What Did We Find?
Overall we saw 241 of the EPICure group which was just over 80% of those who were in the UK and Ireland at the time of the assessments. The age range was 62-87 months with an average of 6 years 4 months. This is a very high follow up rate - what a fantastic response by our families - but we hope we could see nearer to all of the children next time.
Firstly we looked at what we termed disability in a similar way to how we had done at 2.5 years. Using conventional ways of classifying this, compared to our findings at 2.5 years we found that a similar number of children were free of disability (just under half) and that just under a quarter had moderate or severe problems.
Over 86% of those who had the worst problems at 2.5 years still had major problems at 6 years. We also found a similar number of children with cerebral palsy but in only half of these was the disability interfering badly with their day-to-day activity. The results are summarised in the graph below:
One of the problems of trying to evaluate results such as these is that most of the problems faced by extremely premature children as they grow up relate to learning and their ability in the classroom. The better comparison to do is with their classmates. This is how BBC Panorama reported the results and is considered by Professor Dieter Wolke, the psychologist working on the study, to be the correct way of looking at these results. When we do this, however, the classmates scored better than average in tests, which often happens with tests that were drawn up 20 years ago.
When we re-do the classification using these better scores as reference, just over 4-in-10 EPICure children are doing significantly worse than classmates (see Figure 2) compared to 2-in-20 using the conventional test results (as in Figure 1).
Once again boys seemed to fare much worse than girls, being more prone to disability and having lower scores than girls. We cannot explain this difference but it has been found throughout the study from its first results in the period after birth.
We only saw small differences between the children born at 25 weeks and those born at 24 or 23 weeks that were not really clinically significant. When we looked at the detailed results of the intelligence test we did the children were achieving slightly less well than we would have predicted. It appears that being born extremely early seems to make a difference to children's ability to process a lot of information together. Doing tests in sequence they did better than expected but trying to do things at the same time as other tasks (simultaneously) revealed problems. Boys and girls had the same profiles here.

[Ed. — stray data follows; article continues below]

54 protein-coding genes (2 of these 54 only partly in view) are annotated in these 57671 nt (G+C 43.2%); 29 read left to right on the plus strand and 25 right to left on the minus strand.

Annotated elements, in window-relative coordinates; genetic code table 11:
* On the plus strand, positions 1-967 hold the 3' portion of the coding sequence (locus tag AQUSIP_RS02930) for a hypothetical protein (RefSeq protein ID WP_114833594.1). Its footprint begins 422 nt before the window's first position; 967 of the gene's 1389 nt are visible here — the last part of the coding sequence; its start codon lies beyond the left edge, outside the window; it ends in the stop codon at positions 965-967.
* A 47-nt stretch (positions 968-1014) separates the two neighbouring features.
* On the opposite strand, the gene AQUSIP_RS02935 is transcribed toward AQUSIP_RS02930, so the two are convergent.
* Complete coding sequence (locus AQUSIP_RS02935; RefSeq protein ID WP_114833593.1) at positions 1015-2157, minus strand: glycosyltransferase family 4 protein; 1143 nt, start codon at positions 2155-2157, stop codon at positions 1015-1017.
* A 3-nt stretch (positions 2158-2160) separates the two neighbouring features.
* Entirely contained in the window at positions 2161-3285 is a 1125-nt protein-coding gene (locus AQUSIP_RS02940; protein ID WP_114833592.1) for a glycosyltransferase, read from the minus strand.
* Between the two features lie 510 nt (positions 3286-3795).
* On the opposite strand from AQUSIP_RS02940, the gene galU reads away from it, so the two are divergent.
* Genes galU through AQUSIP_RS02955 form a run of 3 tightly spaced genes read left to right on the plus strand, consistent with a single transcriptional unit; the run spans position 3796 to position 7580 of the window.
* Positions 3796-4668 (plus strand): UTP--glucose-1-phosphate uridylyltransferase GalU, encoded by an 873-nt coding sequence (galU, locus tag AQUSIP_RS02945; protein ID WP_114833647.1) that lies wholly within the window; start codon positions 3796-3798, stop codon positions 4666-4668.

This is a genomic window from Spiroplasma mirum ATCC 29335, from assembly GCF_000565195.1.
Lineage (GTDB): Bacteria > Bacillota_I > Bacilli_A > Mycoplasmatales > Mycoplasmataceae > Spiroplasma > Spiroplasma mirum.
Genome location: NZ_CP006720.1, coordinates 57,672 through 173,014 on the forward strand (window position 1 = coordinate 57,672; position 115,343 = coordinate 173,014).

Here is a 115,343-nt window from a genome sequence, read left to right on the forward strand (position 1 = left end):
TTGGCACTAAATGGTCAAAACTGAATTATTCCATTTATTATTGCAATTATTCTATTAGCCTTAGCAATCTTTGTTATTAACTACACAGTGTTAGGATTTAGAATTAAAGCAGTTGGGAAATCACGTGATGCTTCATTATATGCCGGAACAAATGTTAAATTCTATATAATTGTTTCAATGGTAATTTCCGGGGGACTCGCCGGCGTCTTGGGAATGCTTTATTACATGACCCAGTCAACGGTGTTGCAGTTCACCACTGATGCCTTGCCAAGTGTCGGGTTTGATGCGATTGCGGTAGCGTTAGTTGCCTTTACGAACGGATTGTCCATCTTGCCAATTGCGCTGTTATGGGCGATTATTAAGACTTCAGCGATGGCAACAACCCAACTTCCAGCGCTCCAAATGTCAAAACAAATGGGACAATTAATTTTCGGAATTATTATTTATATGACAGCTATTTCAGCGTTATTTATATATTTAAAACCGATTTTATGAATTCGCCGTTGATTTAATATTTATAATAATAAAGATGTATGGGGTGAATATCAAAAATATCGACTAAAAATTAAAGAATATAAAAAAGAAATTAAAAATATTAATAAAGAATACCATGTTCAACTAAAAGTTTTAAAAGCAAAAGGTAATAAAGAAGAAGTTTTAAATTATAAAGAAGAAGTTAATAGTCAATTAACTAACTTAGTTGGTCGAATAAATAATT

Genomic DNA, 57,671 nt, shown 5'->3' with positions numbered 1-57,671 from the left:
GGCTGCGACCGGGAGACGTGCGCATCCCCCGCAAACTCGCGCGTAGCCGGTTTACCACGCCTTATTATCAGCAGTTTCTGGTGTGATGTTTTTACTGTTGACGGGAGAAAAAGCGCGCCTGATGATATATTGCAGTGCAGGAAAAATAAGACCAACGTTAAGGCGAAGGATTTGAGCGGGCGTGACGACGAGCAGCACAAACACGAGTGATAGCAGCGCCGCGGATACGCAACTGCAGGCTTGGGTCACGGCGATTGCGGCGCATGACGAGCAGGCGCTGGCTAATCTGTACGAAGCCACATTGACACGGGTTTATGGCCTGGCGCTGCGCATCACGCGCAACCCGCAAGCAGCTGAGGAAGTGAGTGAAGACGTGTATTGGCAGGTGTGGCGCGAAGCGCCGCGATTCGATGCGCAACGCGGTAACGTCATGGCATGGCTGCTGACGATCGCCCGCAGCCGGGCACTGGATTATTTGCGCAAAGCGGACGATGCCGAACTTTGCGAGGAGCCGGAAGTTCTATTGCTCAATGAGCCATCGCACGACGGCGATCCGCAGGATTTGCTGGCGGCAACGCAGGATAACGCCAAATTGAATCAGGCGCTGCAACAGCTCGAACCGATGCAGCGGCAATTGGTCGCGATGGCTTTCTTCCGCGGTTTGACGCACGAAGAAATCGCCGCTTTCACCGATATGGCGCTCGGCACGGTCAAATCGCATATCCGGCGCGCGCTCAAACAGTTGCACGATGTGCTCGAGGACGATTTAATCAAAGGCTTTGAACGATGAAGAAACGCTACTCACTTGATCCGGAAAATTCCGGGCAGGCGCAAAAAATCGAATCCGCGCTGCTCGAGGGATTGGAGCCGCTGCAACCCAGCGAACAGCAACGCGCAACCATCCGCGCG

We also did a lot of tests to look at the fine detail of children's hand-eye skills and of their attention (the NEPSY tests). These were, as we would have predicted, lower in the EPICure children and were responsible for some of the extra difficulties children were having.
We have looked at some of the growth outcomes as we were concerned about the height and weight of the children at 2.5 years. The children haven't shown much sign of catching up with their peers but their growth has been at a normal rate for the past 3-4 years. Despite this we still know very little about growth during puberty and we would expect some catch up growth at that time.
But...despite all these negative comments, it is important to stress that most of the children were doing reasonably well at school, keeping up in the classroom and had normal behaviour patterns.
This is something the recent press interest doesn't really bring out. Many parents have written to us or e-mailed us to point this out and it is something that is very important for parents and professionals to keep in mind.
We are really excited by the results we have to date and they help us to think again about the aspects of our care that we need to target to help improve the outcome for children in the future. We have been looking hard at the information that we collected in the Neonatal Nursery, at things that happened both before and after birth. We can see that some patterns of problems, particularly cerebral palsy and motor problems, may reduce if we can alter some aspects of our care and ensure that all mothers receive antenatal treatment with steroids to help mature and prepare the baby to be born.
Once again we could not have obtained this information without the help of all the children and their parents and we must thank them for their continued involvement in the study. The strength of our study is that we have included all babies born in Britain and Ireland and thus it really shows the true picture for all extremely premature babies across the country.
The BBC Panorama programme helped highlight our findings and the full transcript of the programme can be seen at their website.